January 30, 2006
A senior Chinese official says cracks have appeared in the controversial Three Gorges hydroelectric dam being built on the Yangtze river.
A senior Chinese official says cracks have appeared in the controversial Three Gorges hydroelectric dam being built on the Yangtze river. Qian Zhengying, the former minister of water resources who heads an expert group on the dam, returned from a week-long inspection of the project demanding that the cracks be “repaired fastidiously”, according to the state-controlled China Daily.
More than one million people are being resettled
There have been consistent rumours that the 185-metre high dam, which entails the removal of entire villages to higher ground, is being shoddily constructed, amid reports of endemic corruption in the project. But the China Daily report represents an usually frank admission that the dam has serious shortcomings and some leaders are now critical of the project.
“During the past three years, concrete placement in the project has not been first class, causing a variety of related accidents and drawbacks, though the concrete process has improved compared with previous years,” Ms Qian was quoted as saying. The cracks measure a maximum 1.25 millimetres across and 2.5 metres deep, according to China Daily.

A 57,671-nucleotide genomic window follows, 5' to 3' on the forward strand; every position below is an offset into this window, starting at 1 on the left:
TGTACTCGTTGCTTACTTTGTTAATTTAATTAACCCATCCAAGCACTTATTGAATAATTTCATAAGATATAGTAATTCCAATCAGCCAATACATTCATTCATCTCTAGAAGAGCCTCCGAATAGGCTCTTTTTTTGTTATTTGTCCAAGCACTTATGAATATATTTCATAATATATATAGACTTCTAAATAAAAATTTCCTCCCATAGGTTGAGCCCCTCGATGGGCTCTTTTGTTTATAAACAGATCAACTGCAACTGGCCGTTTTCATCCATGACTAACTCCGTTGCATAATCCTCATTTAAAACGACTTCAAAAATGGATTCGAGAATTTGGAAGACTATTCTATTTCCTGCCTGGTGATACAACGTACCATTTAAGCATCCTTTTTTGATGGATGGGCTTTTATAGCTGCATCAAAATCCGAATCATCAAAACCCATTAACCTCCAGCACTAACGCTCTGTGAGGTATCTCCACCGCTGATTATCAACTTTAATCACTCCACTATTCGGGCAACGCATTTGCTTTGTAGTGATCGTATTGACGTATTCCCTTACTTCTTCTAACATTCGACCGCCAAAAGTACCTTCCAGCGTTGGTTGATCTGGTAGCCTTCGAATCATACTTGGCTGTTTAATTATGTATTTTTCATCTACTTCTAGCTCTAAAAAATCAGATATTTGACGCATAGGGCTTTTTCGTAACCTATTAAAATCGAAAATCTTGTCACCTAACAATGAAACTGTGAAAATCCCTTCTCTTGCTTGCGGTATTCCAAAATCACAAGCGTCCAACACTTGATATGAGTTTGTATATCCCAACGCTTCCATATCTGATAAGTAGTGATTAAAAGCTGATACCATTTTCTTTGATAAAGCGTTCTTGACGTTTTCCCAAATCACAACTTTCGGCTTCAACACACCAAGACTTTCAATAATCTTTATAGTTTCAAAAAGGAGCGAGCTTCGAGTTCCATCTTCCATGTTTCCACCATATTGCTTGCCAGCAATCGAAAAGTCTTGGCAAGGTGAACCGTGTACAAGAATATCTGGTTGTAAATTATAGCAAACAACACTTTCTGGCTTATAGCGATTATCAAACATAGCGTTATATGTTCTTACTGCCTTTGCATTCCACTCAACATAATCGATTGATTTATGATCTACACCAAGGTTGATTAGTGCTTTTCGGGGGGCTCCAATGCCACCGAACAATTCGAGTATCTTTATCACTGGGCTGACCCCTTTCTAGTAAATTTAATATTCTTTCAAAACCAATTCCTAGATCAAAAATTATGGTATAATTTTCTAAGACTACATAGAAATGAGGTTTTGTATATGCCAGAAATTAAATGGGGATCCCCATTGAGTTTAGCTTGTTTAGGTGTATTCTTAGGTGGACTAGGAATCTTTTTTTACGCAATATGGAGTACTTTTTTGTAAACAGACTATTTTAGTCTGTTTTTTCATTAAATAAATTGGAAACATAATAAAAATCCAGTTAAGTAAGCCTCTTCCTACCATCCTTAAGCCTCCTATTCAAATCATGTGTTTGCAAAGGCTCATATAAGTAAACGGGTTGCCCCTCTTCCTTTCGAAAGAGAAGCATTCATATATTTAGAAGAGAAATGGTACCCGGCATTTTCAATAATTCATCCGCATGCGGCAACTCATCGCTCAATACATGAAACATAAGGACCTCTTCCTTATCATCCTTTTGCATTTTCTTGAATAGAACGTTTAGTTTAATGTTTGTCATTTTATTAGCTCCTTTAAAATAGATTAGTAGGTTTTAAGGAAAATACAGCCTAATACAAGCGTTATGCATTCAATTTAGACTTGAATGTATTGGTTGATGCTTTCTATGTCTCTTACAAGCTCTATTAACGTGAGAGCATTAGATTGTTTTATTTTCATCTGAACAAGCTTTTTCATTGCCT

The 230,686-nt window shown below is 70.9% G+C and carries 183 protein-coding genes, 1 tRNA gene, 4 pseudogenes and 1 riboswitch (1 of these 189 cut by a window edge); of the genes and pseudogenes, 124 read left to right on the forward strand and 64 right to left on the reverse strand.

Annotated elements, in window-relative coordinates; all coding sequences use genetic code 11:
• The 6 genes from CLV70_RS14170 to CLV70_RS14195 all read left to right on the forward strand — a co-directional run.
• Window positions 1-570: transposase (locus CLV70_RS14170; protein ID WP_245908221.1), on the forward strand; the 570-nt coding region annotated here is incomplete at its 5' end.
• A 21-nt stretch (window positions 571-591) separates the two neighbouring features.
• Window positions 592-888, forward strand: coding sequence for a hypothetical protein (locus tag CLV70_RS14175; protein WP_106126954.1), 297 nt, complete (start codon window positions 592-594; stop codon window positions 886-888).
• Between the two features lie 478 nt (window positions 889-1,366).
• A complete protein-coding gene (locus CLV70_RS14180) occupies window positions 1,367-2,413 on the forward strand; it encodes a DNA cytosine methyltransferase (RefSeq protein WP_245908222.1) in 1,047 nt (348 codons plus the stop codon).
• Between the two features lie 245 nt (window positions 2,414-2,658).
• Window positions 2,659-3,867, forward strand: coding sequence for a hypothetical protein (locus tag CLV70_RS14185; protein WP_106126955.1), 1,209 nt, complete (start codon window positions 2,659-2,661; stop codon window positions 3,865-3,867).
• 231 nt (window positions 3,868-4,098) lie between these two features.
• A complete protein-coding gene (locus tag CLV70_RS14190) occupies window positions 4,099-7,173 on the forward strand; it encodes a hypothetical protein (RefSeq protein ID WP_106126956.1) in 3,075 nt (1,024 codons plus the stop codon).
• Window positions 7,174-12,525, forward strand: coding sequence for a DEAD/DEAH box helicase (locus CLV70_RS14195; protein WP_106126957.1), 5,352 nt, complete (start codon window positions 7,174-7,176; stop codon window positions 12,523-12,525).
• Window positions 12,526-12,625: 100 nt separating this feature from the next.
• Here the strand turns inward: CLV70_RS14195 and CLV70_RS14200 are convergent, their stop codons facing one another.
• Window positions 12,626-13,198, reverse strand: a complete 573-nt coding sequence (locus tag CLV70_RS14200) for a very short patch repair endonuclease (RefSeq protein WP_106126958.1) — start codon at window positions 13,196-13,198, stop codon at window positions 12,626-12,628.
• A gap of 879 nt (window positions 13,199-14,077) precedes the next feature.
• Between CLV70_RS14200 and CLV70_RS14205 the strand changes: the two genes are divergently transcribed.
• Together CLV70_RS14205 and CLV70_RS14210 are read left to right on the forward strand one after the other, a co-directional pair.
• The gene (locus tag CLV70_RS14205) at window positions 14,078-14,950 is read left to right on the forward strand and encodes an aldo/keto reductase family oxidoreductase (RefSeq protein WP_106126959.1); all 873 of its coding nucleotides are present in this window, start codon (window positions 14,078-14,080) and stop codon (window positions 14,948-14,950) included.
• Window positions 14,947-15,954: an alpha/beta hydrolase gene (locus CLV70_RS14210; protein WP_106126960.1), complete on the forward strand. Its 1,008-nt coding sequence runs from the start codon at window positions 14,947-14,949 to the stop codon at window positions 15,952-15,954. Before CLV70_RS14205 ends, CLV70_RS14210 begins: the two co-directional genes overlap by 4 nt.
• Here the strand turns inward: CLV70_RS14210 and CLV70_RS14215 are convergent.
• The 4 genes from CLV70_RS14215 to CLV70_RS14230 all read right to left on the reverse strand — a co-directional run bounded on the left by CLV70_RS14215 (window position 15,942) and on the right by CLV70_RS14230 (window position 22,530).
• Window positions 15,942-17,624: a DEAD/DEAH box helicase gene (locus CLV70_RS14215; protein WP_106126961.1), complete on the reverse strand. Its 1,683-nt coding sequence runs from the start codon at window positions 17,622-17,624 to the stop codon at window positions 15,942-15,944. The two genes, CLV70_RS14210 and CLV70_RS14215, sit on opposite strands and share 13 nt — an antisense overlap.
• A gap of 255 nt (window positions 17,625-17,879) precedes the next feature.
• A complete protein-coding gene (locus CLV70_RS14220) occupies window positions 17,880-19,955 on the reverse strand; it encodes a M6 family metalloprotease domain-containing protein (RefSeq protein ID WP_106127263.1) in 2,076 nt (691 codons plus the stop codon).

The paper said cracks had also been found in the project’s permanent ship-locks and ship-lifts.
The Chinese Government’s prestige project is hugely costly – officially it is expected to cost at least US$24bn but unofficial estimates say it could cost at least three times that amount.
China hopes the dam will stop devastating floods
It has been bedevilled by corruption. In 2000, 97 officials were convicted of embezzlement from the dam fund. Activists have criticised the enforced resettlement of those whose homes lay in the 600km-long (300 mile) area which will form the Three Gorges reservoir and the loss of many historic buildings and artefacts that will be drowned.
The dam is intended to control China’s notorious flooding problem. But engineers have questioned whether the dam will be effective, citing problems with sedimentation and the construction itself.